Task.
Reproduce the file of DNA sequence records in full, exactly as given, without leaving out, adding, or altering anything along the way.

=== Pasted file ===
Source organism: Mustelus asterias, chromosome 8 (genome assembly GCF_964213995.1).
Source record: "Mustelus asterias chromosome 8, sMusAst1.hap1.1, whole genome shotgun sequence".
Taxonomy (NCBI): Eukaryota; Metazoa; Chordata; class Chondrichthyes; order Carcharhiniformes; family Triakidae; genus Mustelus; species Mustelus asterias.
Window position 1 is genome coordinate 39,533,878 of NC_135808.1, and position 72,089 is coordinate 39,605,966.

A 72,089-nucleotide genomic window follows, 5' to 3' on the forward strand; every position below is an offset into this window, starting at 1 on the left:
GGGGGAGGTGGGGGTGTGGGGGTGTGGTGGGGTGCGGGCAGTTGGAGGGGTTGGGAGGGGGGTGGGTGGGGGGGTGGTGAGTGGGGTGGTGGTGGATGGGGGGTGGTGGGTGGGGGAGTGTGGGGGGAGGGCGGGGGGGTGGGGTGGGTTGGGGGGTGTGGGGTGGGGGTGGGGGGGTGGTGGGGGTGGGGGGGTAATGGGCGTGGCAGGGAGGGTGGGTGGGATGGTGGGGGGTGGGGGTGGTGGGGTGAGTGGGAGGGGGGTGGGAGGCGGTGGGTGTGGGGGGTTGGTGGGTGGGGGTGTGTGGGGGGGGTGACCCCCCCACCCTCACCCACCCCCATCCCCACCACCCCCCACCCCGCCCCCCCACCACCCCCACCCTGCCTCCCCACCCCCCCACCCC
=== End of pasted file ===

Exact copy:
Source organism: Mustelus asterias, chromosome 8 (genome assembly GCF_964213995.1).
Source record: "Mustelus asterias chromosome 8, sMusAst1.hap1.1, whole genome shotgun sequence".
Taxonomy (NCBI): Eukaryota; Metazoa; Chordata; class Chondrichthyes; order Carcharhiniformes; family Triakidae; genus Mustelus; species Mustelus asterias.
Window position 1 is genome coordinate 39,533,878 of NC_135808.1, and position 72,089 is coordinate 39,605,966.

A 72,089-nucleotide genomic window follows, 5' to 3' on the forward strand; every position below is an offset into this window, starting at 1 on the left:
GGGGGAGGTGGGGGTGTGGGGGTGTGGTGGGGTGCGGGCAGTTGGAGGGGTTGGGAGGGGGGTGGGTGGGGGGGTGGTGAGTGGGGTGGTGGTGGATGGGGGGTGGTGGGTGGGGGAGTGTGGGGGGAGGGCGGGGGGGTGGGGTGGGTTGGGGGGTGTGGGGTGGGGGTGGGGGGGTGGTGGGGGTGGGGGGGTAATGGGCGTGGCAGGGAGGGTGGGTGGGATGGTGGGGGGTGGGGGTGGTGGGGTGAGTGGGAGGGGGGTGGGAGGCGGTGGGTGTGGGGGGTTGGTGGGTGGGGGTGTGTGGGGGGGGTGACCCCCCCACCCTCACCCACCCCCATCCCCACCACCCCCCACCCCGCCCCCCCACCACCCCCACCCTGCCTCCCCACCCCCCCACCCC